Republicans panicked Trump's 'sour grapes' about election loss will continue to haunt them: report
U.S. President Donald Trump speaks during an interview with Reuters at the White House in Washington, U.S., January 17, 2018. REUTERS/Kevin Lamarque

According to a report from Politico, House Republicans are worried that former president Donald Trump's belligerent complaints about his 2020 presidential election loss will hamper their efforts to reclaim the House from Democrats.

The GOP leadership feels they have an excellent chance to win back the House in the 2022 midterms, but fear they will have to spend valuable time on the campaign trail answering questions about his claims that the election was stolen from him instead of making the case for their own election.

Politico's Melanie Zanona writes that Trump met with the conservative Republican Study Committee this past week to talk about the next election, and that some lawmakers came away with concerns about how the one-term president will conduct himself going forward.

The report notes, "... he [Trump] brings with him the baggage of his repeated false claims that widespread voter fraud cost him the White House," before adding, "The spectacle caused by Trump's revival of unfounded voter fraud claims offers an early preview of the type of headaches facing Republicans who want to put him center stage in their quest to win back their congressional majorities, particularly the House GOP. Yet some members worry that Trump's election grievances could create an impossible-to-avoid litmus test in 2022."

Potential GOP candidates -- already concerned with having to answer for Trump's four years -- are now worried they may get bogged down discussing his 2020 presidential loss and the conspiracy theories surrounding it.

"GOP candidates are bound to field questions about whether they agree Trump was cheated in the election β€” an uncomfortable position for some lawmakers who don't want to cross an ex-president who still maintains an iron grip on the party," Zanona wrote with one incumbent GOP lawmaker in a tough district telling her they are worried he will cripple their chances.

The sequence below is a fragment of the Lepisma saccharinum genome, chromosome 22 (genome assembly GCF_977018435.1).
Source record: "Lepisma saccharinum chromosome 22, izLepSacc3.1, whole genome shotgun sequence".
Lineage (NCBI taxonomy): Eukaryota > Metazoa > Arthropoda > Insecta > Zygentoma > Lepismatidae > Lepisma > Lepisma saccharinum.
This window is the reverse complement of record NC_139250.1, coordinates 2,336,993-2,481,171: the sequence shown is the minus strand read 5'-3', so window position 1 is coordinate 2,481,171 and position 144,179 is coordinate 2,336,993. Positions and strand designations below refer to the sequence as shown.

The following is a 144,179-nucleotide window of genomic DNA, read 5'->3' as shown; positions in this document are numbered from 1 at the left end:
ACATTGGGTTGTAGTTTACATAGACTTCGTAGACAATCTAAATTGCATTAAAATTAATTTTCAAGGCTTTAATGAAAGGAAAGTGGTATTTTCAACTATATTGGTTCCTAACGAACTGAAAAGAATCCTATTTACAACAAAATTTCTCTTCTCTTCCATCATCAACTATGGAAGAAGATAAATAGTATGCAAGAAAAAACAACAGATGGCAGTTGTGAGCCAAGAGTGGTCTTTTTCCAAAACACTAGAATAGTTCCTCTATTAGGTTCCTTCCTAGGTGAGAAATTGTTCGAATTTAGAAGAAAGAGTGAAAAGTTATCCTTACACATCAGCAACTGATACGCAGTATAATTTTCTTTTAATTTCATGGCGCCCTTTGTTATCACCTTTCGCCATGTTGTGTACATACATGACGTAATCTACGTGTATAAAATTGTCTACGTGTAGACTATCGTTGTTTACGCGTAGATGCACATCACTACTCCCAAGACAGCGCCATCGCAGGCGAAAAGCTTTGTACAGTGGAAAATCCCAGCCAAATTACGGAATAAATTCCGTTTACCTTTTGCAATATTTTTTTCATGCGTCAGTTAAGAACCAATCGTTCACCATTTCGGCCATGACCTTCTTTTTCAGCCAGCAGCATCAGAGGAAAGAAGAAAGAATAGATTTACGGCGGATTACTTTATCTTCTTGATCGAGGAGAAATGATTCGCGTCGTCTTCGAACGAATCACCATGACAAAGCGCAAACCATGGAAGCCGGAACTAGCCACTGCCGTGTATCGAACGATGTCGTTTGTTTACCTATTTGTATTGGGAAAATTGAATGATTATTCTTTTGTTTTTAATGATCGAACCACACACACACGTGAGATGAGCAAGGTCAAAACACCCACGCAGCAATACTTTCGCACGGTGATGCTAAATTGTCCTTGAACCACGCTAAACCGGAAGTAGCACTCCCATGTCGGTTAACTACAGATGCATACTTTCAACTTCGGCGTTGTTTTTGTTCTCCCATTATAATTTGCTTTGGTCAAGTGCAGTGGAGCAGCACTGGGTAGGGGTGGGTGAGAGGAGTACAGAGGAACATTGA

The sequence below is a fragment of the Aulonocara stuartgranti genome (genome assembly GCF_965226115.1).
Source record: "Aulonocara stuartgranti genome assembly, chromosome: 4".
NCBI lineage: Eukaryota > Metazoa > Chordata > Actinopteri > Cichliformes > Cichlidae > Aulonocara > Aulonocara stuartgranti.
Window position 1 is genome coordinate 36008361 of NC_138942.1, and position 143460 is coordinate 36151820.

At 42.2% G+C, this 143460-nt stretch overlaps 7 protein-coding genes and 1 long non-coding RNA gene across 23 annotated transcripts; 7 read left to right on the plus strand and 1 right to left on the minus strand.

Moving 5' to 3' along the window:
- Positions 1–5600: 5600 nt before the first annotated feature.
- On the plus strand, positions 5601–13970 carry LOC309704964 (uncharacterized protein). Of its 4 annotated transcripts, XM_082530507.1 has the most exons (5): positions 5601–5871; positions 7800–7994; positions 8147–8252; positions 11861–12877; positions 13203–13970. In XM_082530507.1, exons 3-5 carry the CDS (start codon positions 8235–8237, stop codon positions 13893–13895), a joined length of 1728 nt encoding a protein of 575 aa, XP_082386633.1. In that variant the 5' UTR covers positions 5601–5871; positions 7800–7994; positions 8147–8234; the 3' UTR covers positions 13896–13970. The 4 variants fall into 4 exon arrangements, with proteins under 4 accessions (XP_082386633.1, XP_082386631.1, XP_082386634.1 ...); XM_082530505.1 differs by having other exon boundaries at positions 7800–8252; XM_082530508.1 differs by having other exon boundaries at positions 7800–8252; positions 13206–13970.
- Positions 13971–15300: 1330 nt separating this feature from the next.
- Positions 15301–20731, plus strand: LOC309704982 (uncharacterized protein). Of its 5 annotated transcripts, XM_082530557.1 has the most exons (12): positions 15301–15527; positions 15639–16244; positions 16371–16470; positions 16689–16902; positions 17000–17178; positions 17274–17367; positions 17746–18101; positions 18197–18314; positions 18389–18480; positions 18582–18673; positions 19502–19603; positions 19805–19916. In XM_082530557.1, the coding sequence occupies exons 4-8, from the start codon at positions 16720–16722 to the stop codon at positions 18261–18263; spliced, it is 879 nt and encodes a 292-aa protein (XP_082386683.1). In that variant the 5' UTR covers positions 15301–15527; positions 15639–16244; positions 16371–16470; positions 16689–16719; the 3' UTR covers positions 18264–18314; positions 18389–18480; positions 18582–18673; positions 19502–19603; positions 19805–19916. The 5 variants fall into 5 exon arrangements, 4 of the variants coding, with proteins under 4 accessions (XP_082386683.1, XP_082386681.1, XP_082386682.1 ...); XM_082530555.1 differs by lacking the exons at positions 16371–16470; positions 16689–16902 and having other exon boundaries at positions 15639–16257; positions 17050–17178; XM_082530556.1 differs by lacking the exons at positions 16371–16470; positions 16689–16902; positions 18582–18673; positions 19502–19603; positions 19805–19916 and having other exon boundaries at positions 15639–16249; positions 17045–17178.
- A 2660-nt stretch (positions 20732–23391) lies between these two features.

"If Trump focused on Pelosi and Biden's policy failures, he would help us. If it's about election fraud and sour grapes from 2020, it will hurt us. We may be able to still win the majority, but I think it makes the hill harder to climb," the Republican explained before adding, "Obviously, the base likes it, but the base doesn't win the majority in the House."

The problem, Republicans conceded, is Trump's unpredictability as well as his inability to stay on message.

According to Politico, "...it's not clear whether the freewheeling former president can stay focused on 2022 as he hits the trail for Republican candidates, and that uncertainty is far more than a mere potential political problem for the GOP. Some Republicans fear Trump's 2020 election rhetoric, which incited a deadly mob to attack the Capitol and ultimately led to his second impeachment, threatens to undermine democracy and risks inspiring more violence."

Rep, Liz Cheney (R-WY) was more succinct in describing the one problem Republican lawmakers face.

"The problem we've got now is he's continued to say the same things. He's continued to use the same language that provoked that violence on January 6th," she warned.

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